To his offensive breakout, Molina added a defensive performance that merited his fifth consecutive Gold Glove as the best fielder at his position and his second consecutive Rawlings Platinum Glove as the best fielder in the NL at any position.

Former Cardinals hitting coach Mark McGwire said this past season when he joined the team, then-manager Tony La Russa told him the one player the Cardinals couldn’t afford to lose wasn’t first baseman Albert Pujols. It was Molina. The franchise affirmed that opinion this past spring when it kept Molina from reaching free agency this winter and signed him to a five-year, $75-million contract that starts next season. The deal, Molina said, played a part in his MVP-caliber season.

“When you’re playing with something like that on your mind you can’t put all of your game out there,” Molina said. “You’re human. You’re going to think about it. When we got it done I felt relief. You feel this, ‘OK, now I can concentrate.’ … My concentration was better. My preparation was better this year. I’m getting more mature about the game, about hitting, about everything.”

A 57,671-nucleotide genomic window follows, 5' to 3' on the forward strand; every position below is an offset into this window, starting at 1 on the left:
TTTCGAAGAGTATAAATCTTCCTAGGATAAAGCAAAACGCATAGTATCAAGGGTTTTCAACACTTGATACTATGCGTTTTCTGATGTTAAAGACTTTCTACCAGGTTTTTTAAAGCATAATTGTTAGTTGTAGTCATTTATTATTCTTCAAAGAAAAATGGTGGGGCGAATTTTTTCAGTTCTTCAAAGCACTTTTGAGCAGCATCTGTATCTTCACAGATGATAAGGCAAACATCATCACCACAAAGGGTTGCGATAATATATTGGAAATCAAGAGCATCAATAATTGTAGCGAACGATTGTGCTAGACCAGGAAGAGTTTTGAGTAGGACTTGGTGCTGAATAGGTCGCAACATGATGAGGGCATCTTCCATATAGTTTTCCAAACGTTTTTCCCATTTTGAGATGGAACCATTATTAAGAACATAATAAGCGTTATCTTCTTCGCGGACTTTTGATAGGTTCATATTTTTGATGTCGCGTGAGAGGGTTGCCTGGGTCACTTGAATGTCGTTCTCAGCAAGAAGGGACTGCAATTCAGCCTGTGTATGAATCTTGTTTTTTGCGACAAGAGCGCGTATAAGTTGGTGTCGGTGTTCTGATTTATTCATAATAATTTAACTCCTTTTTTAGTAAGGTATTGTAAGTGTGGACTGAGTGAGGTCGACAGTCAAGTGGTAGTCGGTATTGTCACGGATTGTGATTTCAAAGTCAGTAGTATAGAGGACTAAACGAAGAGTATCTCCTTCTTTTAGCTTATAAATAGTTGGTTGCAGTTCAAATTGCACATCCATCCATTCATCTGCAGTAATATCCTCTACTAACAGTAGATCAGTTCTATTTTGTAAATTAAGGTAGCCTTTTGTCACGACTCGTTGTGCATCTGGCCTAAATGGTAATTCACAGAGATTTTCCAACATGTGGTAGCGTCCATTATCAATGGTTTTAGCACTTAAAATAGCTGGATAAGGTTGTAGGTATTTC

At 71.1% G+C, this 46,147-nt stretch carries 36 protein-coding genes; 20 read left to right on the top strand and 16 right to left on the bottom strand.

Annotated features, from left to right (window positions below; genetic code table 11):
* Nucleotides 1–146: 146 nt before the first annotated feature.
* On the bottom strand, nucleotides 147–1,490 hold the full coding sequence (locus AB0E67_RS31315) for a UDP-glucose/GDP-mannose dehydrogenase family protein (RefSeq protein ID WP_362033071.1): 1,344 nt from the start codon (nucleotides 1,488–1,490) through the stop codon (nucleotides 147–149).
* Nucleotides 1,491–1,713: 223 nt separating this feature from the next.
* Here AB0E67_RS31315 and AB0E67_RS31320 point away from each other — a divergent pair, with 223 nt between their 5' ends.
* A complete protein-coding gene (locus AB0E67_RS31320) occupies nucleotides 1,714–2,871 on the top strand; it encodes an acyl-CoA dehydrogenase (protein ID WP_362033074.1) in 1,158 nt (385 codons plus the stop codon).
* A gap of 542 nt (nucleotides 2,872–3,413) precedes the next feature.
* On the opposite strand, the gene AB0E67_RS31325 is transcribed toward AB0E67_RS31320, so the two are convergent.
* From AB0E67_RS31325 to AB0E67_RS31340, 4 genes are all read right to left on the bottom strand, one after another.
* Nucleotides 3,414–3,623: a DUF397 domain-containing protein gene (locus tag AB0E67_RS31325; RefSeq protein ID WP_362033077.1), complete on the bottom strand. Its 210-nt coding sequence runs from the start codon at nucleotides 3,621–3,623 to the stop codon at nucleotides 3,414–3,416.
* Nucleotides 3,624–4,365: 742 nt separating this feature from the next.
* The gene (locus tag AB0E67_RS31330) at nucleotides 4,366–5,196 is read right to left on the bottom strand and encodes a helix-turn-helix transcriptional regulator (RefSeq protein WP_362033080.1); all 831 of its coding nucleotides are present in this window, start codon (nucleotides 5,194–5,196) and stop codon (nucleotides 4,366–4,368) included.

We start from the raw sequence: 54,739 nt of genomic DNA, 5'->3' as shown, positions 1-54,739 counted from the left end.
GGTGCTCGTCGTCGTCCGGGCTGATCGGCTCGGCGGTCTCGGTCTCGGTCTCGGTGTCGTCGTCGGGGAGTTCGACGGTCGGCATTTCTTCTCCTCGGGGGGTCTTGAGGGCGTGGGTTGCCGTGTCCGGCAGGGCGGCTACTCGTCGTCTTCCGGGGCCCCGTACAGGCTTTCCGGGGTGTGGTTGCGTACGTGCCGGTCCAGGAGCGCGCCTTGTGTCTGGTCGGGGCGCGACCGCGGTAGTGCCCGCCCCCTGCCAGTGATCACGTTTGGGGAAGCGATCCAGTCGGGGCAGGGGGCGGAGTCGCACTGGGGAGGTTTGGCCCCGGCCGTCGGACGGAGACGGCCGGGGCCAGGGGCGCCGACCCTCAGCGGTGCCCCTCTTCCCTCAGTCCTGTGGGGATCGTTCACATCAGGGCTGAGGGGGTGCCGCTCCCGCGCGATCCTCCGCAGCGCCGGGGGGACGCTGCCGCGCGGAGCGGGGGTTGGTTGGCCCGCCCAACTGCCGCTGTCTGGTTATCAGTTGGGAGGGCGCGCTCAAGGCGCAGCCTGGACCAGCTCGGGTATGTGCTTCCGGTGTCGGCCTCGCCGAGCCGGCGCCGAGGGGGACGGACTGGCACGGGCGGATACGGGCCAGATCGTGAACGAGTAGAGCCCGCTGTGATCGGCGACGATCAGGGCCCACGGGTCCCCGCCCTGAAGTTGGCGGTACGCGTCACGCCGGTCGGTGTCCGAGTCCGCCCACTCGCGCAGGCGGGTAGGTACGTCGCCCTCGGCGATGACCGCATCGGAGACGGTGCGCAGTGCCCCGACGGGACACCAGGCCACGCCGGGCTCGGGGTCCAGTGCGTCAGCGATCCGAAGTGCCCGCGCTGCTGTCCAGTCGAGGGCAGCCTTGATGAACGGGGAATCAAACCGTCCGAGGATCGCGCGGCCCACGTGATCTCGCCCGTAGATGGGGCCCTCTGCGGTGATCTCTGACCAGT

While competitive, the NL MVP award was not as debated as the American League award. Triple Crown-winner Miguel Cabrera, of Detroit, won his first MVP with a first-place vote on 22 of the 28 ballots. Angels rookie Mike Trout, who had a sublime debut with a .326 average, 30 homers and 49 stolen bases, finished second with six first-place votes.

Two other Cardinals received votes in the NL race. Left fielder Matt Holliday finished 11th in the voting and Allen Craig received four votes to finish 19th. Holliday received a fourth-place vote from a Denver-based writer.

Posey is the fifth catcher to win the NL award, joining Roy Campanella (three times), Bench (twice), Ernie Lombardi and Gabby Hartnett. He is the 14th winner of the MVP to also have won the Rookie of the Year award, and he is the third Giant to complete that feat, joining Willie Mays and Willie McCovey.

“To have my name mentioned with those guys doesn’t even seem real,” Posey said.

At 25, Posey has won two World Series, a Rookie of the Year award, a Hank Aaron award for offensive prowess, the Comeback Player of the Year award and now the MVP – all with only 308 games in the majors. At 30, Molina has raised his career highs for batting average, slugging percentage, on-base percentage, RBIs and home runs for the second consecutive year. His previous best finish in the MVP voting was 21st, in 2011.

“I know in my first couple years I wasn’t the same type of player I am right now and how important it is to me to be a complete player,” Molina said. “That’s what my team needs from me. That’s what my focus has to be. I’m proud of what I did this year. Next year I want to be even better. The goal is to win a championship. That’s what it always is.”